I am also curious about male narcissism and how things affect sons. My one grandfather might be classifiable as an enabler, but I’m not so sure about the second grandfather and my father. It feels a bit like autism with gender reversal where you only describe half of the spectrum (the male symptoms in autism and the female symptoms in narcissism) and pass it of as the whole thing.
I have not written in a long time. Meanwhile I have contacted 60 hospitals treating traumatised patients, lost another long term friend very suddenly and both came with ugly revelations. But I am a person who has an uncanny ability to see a silver lining in every terrible thing that has happened to me and this ability has not left me.
I think for the first time in my life there is now no one I communicate with on a daily basis. I’m well and truly lonely and it’s given me time to think and understand some things. My biggest lightbulb is that my biggest problem was not that I was abused. Rather I have been emotionally neglected. Pete Walker has linked the pain coming from emotional neglect to a scenario that made me understand A LOT.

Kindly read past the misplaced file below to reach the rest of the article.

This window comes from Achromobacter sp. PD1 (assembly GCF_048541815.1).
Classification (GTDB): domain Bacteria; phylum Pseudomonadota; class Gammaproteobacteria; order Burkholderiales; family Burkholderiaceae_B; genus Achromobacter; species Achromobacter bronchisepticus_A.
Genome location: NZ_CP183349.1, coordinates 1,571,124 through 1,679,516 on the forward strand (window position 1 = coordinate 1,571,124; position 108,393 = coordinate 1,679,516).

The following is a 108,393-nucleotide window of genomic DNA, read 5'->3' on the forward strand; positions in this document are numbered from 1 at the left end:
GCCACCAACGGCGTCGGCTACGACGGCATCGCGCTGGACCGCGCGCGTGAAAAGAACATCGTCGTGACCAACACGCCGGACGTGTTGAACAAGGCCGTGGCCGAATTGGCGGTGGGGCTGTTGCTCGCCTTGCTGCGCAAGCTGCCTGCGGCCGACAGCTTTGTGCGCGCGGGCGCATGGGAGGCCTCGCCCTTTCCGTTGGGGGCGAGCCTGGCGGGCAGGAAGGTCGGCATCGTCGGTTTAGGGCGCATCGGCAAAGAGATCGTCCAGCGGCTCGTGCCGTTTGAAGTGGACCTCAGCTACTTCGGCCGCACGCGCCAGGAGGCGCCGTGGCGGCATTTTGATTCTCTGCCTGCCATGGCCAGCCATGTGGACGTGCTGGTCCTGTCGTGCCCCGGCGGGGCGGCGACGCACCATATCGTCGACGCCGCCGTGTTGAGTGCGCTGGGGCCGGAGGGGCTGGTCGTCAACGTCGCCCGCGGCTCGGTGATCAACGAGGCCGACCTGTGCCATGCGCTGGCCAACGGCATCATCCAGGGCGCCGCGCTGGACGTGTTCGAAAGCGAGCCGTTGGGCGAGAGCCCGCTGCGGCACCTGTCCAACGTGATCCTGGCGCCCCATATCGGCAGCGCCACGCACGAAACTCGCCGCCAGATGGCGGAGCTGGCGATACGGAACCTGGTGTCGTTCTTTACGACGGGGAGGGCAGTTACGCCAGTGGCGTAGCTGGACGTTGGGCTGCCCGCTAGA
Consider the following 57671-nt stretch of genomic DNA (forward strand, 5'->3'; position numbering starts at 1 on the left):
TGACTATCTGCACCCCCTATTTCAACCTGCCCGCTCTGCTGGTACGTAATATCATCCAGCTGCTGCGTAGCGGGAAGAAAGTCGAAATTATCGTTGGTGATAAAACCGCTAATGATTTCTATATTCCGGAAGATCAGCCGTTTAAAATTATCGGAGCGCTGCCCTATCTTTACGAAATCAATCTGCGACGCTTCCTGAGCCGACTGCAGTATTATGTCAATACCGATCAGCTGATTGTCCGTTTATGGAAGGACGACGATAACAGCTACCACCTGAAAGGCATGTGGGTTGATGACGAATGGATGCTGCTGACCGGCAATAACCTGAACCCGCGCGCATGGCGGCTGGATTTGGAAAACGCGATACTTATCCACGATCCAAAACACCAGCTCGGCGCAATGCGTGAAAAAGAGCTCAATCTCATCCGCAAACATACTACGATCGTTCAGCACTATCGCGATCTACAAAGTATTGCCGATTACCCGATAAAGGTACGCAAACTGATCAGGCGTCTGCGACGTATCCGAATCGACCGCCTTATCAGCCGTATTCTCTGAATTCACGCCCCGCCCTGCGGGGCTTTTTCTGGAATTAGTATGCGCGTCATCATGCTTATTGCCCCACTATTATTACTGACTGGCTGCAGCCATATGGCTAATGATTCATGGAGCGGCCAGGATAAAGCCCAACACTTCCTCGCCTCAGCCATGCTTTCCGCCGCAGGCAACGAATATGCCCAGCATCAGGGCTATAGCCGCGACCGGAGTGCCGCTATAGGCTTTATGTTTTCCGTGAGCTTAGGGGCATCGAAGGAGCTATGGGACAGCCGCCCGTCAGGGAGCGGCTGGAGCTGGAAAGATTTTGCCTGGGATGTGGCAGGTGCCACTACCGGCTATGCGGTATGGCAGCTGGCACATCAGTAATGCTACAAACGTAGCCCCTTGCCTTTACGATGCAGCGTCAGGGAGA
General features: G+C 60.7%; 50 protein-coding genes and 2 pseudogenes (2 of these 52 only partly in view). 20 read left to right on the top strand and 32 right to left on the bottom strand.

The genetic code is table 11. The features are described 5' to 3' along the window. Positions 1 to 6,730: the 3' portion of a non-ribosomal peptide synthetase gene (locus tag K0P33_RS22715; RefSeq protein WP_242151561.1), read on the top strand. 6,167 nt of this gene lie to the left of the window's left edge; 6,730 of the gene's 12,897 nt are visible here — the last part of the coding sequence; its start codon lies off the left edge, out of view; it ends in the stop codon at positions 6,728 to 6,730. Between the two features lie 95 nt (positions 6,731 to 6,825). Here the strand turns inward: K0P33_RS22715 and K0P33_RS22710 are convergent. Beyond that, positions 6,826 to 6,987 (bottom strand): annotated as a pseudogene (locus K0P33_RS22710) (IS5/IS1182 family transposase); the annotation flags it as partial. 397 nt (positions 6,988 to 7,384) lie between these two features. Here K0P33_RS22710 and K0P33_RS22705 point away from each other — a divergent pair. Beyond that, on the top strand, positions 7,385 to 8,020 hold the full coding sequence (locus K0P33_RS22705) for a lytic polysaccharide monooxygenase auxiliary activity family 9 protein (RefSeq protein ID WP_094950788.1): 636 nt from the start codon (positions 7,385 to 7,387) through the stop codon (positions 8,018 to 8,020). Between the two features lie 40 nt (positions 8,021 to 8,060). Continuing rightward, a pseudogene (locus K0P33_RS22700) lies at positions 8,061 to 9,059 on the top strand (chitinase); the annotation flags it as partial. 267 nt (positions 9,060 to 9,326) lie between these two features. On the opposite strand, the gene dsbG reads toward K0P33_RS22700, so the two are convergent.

He said all (human) children are hard wired to know they should not be alone, they rely on their parents to defend them from predators, nuture them and keep them warm asf. So the fight for the parents attention to a young child (Walker cites the age of six) is a fight for survival. I’m pretty sure the idea that we are safe from my often invoked saber tooth tiger regardless of our elders actions or inactions does not compute yet for our brains.
Emotionally it’s still being left to fend for oneself when young = being in mortal danger.
So the pain I’m dealing with does not come from abusive messages such as I’m not worth the oxygen I breathe or whatever else verbal abusers say. My pain comes from not being acknowledged to exist at all. By the very people who are responsible for my existence. Which in a way is akin to not actually existing. To me it feels more brutal than killing me. But that might be overdramatising things and I’m not a fan of measuring my own pain against other peoples pain. Pain is pain. I just feel a need to verbalise my own, make me realise what happened. I’ve not even been worth my parents time to insult me.